Monday, September 8, 2014

The Language of Hoofbeats by Catherine Hyde Ryan

Early after I got my Kindle I downloaded several books by Catherine Hyde Ryan. She has been a happy discovery and I have read five of her books in the last few years. Hyde's books always leaves one feeling elevated and optimistic about the human race. Her characters are flawed and damaged but grow into a more healthy version of themselves. Her publisher Lake Union Publishing pre-approved me to read any of their NetGalley offerings and it included The Language of Hoofbeats. They also published The Banks of Certain Rivers which I read and reviewed last month.
The Language of Hoofbeats is a well written book with great characters, socially relevant issues, and a realistic but sanguine outcome to the central crisis.

We encounter a Modern Family of the 21st century: two moms with an adopted son and two foster kids. The adopted eight year old son is a lovable and sweet child. Their foster son Mandy is aloof but no trouble. He misses his mom who is wrongfully imprisoned. The newest addition is Star, a difficult and unlikeable girl whose mother is mentally ill.  

The family has moved and their new neighbor is a sixty year old woman who literally scares folk away she is that mean. He husband has left her after she could not tell him one thing that makes her happy. She can't bear to take care of her deceased daughter's horse, but also can't bear to lose the one thing her daughter loved.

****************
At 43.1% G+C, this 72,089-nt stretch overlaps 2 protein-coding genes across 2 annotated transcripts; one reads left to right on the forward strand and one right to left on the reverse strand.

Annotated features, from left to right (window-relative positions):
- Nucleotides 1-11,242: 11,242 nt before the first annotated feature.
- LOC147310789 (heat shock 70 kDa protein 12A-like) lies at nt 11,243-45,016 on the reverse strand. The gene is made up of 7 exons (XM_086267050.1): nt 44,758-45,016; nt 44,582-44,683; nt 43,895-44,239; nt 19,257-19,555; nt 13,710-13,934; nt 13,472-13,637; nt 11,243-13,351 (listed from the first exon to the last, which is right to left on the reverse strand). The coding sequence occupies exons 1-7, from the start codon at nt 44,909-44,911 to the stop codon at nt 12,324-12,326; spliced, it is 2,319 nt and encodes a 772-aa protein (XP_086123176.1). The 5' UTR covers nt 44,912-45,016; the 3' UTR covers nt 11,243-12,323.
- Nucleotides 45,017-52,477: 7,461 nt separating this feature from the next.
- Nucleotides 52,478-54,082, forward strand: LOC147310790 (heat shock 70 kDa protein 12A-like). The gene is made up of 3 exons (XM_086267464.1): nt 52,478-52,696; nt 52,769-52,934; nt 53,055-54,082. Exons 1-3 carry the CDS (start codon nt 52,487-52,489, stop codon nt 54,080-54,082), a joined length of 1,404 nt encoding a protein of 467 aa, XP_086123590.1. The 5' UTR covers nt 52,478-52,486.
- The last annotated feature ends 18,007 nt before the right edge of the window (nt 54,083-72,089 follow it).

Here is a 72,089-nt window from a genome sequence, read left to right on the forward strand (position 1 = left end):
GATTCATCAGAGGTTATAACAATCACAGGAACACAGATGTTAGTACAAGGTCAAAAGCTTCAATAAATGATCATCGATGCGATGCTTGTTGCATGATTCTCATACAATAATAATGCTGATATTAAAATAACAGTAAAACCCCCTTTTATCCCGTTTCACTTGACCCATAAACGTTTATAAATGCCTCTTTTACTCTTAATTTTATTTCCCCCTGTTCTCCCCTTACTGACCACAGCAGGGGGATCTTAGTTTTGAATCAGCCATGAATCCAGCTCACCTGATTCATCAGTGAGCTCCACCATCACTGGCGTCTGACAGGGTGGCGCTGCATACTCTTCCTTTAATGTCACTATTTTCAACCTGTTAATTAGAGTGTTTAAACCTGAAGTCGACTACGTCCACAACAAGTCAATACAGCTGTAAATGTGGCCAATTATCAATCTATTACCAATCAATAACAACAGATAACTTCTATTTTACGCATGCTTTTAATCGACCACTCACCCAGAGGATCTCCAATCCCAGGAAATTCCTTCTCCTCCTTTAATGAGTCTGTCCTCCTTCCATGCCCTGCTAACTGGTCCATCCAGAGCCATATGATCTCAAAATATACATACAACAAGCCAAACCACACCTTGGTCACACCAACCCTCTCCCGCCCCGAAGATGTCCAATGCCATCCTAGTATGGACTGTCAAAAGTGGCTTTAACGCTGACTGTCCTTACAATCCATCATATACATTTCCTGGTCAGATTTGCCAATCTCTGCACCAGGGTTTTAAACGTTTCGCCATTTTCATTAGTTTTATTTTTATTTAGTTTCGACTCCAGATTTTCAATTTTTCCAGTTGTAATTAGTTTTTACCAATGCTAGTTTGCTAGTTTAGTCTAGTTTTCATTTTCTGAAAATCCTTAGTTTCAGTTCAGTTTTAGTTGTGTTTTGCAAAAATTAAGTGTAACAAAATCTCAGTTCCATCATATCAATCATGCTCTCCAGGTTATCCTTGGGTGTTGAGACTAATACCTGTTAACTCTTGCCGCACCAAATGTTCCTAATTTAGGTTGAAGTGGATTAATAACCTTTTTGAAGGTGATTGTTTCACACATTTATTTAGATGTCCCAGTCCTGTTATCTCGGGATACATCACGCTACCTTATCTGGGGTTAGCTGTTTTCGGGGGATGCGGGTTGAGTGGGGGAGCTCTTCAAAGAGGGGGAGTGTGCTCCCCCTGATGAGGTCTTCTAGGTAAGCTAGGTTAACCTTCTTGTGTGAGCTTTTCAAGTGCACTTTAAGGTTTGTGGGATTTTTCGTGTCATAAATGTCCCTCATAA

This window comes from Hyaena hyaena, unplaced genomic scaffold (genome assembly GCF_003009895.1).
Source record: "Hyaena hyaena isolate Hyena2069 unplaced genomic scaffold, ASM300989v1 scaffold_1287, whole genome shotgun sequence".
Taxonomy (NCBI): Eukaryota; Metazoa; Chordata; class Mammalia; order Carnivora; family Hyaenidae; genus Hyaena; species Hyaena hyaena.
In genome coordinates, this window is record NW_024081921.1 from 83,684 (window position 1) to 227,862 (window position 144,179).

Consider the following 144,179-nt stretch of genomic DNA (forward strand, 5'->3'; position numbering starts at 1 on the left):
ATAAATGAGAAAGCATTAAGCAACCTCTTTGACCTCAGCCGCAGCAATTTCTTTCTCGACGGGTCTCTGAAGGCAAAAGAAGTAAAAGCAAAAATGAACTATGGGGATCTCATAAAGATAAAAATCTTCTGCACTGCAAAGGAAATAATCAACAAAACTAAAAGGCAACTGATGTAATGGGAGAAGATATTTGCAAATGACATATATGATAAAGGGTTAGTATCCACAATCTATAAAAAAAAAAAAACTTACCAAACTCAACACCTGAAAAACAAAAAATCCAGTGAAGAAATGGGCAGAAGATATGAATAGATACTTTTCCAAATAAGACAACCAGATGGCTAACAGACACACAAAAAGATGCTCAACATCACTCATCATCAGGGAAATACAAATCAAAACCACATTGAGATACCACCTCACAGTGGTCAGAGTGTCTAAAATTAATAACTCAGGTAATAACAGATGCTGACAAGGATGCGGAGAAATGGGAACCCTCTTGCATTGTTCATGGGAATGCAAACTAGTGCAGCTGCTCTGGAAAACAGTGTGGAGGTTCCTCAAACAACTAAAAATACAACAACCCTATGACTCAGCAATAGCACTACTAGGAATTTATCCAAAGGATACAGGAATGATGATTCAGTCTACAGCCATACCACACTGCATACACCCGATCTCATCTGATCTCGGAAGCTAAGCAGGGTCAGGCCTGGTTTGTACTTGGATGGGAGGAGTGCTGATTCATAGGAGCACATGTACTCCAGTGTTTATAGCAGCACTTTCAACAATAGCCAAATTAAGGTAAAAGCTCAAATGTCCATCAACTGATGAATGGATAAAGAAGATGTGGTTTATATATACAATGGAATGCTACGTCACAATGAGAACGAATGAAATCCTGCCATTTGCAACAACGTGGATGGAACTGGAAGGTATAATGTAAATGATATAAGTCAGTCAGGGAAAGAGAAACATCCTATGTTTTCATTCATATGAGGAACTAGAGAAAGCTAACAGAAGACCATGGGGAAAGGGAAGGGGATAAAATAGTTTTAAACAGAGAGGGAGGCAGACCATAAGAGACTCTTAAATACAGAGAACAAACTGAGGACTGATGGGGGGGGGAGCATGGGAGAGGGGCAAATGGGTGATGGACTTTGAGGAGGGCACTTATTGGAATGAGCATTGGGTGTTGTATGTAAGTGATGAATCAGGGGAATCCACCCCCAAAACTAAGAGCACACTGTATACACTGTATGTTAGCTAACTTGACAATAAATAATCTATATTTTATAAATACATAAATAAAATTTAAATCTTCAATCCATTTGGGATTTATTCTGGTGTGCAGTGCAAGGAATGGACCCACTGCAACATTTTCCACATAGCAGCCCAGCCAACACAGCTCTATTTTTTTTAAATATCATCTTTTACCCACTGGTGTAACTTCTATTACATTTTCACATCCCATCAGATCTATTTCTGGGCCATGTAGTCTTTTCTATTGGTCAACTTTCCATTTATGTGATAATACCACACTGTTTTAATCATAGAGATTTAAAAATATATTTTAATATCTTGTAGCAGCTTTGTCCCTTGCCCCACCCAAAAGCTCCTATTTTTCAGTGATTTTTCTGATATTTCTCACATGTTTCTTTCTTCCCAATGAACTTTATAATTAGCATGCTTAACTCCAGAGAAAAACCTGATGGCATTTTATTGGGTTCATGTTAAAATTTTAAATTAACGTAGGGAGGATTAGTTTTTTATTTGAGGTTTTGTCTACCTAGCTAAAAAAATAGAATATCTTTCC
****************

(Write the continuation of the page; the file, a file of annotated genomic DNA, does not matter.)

Star secretly takes on the horse's care and under threat of separation the girl runs away with the horse. The two families are forced to work together creating a domino effect of changes in all their lives.  

I enjoyed this book as much as the others I have read. Don't Let Me Go was about a little girl who enlists the help of her apartment neighbors, creating  a surrogate family while her mother struggles with addiction. When You Were Older deals with racial profiling after 9-11. The main character narrowly missed dying in a Twin Tower office and has returned to his small home town. He meets an Egyptian woman whose father becomes a target of violence. Electric God is about a tormented  man full of anger that dates back to the death of his brother. When I Found You concerns a man who finds a baby in the woods and wants to keep him. But the baby has a grandmother. Fifteen years later the grandmother returns the boy, now with a police record, to him.

The author is most well known for Pay It  Forward upon which the movie starring Haley Joel Osment was based and  became the motivation for the social movement and foundation of paying it forward.

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